This policy wasn’t as sound and should be relaxed only with a circumstances clearly established that the grant of authority has not resulted and probably will not result in the undue restrain of competition and that the public interest requires the proposed operation, which the authorized independent motor carriers had not furnished except for it suited their convenience.

But from the 1937 to the present time, the Commission has consistently held that the proviso is not to be read under Section 207 as a rigid limitation.

Rather, the Commission believes that read with the National Transportation Policy, the Commission must take it into account and it does as a general policy to be applied in the absence of special circumstances of public convenience and necessity.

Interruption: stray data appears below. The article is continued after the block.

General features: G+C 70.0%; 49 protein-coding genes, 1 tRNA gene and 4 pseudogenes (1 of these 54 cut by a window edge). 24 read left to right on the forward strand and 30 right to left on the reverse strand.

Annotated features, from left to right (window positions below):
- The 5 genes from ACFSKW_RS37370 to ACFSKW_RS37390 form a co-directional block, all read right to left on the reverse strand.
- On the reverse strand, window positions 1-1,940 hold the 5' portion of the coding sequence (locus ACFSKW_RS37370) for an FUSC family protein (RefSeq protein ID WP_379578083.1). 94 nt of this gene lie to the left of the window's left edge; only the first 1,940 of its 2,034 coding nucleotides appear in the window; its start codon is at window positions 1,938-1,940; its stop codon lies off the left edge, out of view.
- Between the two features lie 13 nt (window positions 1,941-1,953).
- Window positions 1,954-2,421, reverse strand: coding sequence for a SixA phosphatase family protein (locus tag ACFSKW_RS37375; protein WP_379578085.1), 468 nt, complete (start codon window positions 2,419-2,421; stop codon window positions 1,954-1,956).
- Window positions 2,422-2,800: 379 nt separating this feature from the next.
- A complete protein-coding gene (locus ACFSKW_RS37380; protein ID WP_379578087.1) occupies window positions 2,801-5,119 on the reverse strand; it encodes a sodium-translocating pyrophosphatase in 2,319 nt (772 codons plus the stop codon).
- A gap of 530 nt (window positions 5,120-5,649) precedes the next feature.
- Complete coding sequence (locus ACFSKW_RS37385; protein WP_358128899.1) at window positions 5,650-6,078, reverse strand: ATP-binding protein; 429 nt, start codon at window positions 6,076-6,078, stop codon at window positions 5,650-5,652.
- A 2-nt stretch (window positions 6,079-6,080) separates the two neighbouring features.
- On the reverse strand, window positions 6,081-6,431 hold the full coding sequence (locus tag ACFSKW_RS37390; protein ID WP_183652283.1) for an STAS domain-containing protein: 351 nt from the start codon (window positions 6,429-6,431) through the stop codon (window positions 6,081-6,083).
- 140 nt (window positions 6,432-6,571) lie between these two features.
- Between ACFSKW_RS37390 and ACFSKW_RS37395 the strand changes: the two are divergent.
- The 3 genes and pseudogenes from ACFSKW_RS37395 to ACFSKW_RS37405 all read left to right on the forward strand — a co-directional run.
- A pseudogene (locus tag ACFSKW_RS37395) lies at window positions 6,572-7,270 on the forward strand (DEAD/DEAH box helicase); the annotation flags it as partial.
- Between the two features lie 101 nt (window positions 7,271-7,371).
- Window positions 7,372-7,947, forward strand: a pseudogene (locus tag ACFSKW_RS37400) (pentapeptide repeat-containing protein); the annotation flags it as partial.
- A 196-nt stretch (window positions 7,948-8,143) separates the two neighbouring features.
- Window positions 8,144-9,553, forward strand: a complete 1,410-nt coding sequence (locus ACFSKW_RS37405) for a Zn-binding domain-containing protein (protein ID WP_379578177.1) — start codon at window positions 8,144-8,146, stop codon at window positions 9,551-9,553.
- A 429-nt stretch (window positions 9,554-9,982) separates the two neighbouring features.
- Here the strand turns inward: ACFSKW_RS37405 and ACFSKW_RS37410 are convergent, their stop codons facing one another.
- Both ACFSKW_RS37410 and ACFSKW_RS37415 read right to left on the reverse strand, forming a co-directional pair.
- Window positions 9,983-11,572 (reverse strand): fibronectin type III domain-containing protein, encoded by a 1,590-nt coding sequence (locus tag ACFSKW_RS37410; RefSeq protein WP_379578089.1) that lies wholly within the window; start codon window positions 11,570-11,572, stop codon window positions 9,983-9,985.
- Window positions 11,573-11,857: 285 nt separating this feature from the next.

Hugo L. Black:

What was the first case you referred to?

What was the first case in which the Commission not made that decision but actually did grant privileges of this kind without findings as required by the five, of the five (Inaudible)

Robert W. Ginnane:

St.Andrews Bay Transportation Company case in 1937.

We submit that this interpretation of the statute long continued, unknown to Congress, unknown to the industry as a rational basis that should be sustained.

And we submit further that this Court has already recognized that the proviso of Section 5 comes into play only as in certificate cases under section 207, only as a general policy against rail monopoly to be — to be balanced against the public need for transportation service.

And we find that, may it please the Court, in the Parker case in 326 U.S.in which this Court pointed out and I quote, “Section 207 (a) provides for the issuance of the certificate on application at the proposed service is or will be required by the present or future public convenience or necessity.

No other provisions are here involved.”

Also in that case, this Court looked to the — to the National Transportation Policy and its relationship to the problem of this case.